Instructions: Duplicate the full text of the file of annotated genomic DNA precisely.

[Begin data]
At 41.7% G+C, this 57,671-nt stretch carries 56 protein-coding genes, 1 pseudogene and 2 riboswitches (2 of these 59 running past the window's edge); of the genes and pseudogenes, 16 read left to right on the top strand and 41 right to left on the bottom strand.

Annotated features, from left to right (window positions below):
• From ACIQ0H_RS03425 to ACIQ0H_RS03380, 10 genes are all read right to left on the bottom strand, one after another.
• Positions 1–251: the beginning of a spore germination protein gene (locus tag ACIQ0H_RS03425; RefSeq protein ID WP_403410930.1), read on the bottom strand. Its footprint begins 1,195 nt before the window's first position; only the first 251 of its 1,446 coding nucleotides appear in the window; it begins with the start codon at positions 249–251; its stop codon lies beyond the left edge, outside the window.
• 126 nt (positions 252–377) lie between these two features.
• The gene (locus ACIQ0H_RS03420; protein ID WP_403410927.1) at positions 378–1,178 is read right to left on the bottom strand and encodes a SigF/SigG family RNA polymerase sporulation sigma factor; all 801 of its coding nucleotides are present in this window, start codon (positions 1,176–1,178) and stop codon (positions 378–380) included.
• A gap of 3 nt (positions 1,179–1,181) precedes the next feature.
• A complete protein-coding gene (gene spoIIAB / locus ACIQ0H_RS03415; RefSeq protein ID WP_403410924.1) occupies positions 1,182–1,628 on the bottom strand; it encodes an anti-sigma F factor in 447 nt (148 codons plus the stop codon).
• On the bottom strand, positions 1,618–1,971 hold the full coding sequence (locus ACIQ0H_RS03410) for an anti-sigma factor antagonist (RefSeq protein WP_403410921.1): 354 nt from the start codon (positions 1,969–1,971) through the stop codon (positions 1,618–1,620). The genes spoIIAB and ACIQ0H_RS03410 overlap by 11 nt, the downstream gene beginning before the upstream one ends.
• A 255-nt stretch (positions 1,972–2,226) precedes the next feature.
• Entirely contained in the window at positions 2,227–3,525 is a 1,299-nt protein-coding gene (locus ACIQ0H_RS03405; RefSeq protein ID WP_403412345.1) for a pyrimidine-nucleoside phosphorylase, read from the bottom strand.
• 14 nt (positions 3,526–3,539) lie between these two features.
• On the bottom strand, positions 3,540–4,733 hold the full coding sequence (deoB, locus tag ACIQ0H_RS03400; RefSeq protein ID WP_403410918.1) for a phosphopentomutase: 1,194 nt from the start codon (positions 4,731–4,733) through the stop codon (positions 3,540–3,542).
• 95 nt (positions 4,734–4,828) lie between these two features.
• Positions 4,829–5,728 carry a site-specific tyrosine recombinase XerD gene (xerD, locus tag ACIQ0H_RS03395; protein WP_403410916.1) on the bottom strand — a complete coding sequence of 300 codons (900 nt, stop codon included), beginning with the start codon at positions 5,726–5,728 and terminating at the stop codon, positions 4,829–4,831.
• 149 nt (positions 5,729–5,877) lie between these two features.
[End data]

At 41.7% G+C, this 57,671-nt stretch carries 56 protein-coding genes, 1 pseudogene and 2 riboswitches (2 of these 59 running past the window's edge); of the genes and pseudogenes, 16 read left to right on the top strand and 41 right to left on the bottom strand.

Annotated features, from left to right (window positions below):
• From ACIQ0H_RS03425 to ACIQ0H_RS03380, 10 genes are all read right to left on the bottom strand, one after another.
• Positions 1–251: the beginning of a spore germination protein gene (locus tag ACIQ0H_RS03425; RefSeq protein ID WP_403410930.1), read on the bottom strand. Its footprint begins 1,195 nt before the window's first position; only the first 251 of its 1,446 coding nucleotides appear in the window; it begins with the start codon at positions 249–251; its stop codon lies beyond the left edge, outside the window.
• 126 nt (positions 252–377) lie between these two features.
• The gene (locus ACIQ0H_RS03420; protein ID WP_403410927.1) at positions 378–1,178 is read right to left on the bottom strand and encodes a SigF/SigG family RNA polymerase sporulation sigma factor; all 801 of its coding nucleotides are present in this window, start codon (positions 1,176–1,178) and stop codon (positions 378–380) included.
• A gap of 3 nt (positions 1,179–1,181) precedes the next feature.
• A complete protein-coding gene (gene spoIIAB / locus ACIQ0H_RS03415; RefSeq protein ID WP_403410924.1) occupies positions 1,182–1,628 on the bottom strand; it encodes an anti-sigma F factor in 447 nt (148 codons plus the stop codon).
• On the bottom strand, positions 1,618–1,971 hold the full coding sequence (locus ACIQ0H_RS03410) for an anti-sigma factor antagonist (RefSeq protein WP_403410921.1): 354 nt from the start codon (positions 1,969–1,971) through the stop codon (positions 1,618–1,620). The genes spoIIAB and ACIQ0H_RS03410 overlap by 11 nt, the downstream gene beginning before the upstream one ends.
• A 255-nt stretch (positions 1,972–2,226) precedes the next feature.
• Entirely contained in the window at positions 2,227–3,525 is a 1,299-nt protein-coding gene (locus ACIQ0H_RS03405; RefSeq protein ID WP_403412345.1) for a pyrimidine-nucleoside phosphorylase, read from the bottom strand.
• 14 nt (positions 3,526–3,539) lie between these two features.
• On the bottom strand, positions 3,540–4,733 hold the full coding sequence (deoB, locus tag ACIQ0H_RS03400; RefSeq protein ID WP_403410918.1) for a phosphopentomutase: 1,194 nt from the start codon (positions 4,731–4,733) through the stop codon (positions 3,540–3,542).
• 95 nt (positions 4,734–4,828) lie between these two features.
• Positions 4,829–5,728 carry a site-specific tyrosine recombinase XerD gene (xerD, locus tag ACIQ0H_RS03395; protein WP_403410916.1) on the bottom strand — a complete coding sequence of 300 codons (900 nt, stop codon included), beginning with the start codon at positions 5,726–5,728 and terminating at the stop codon, positions 4,829–4,831.
• 149 nt (positions 5,729–5,877) lie between these two features.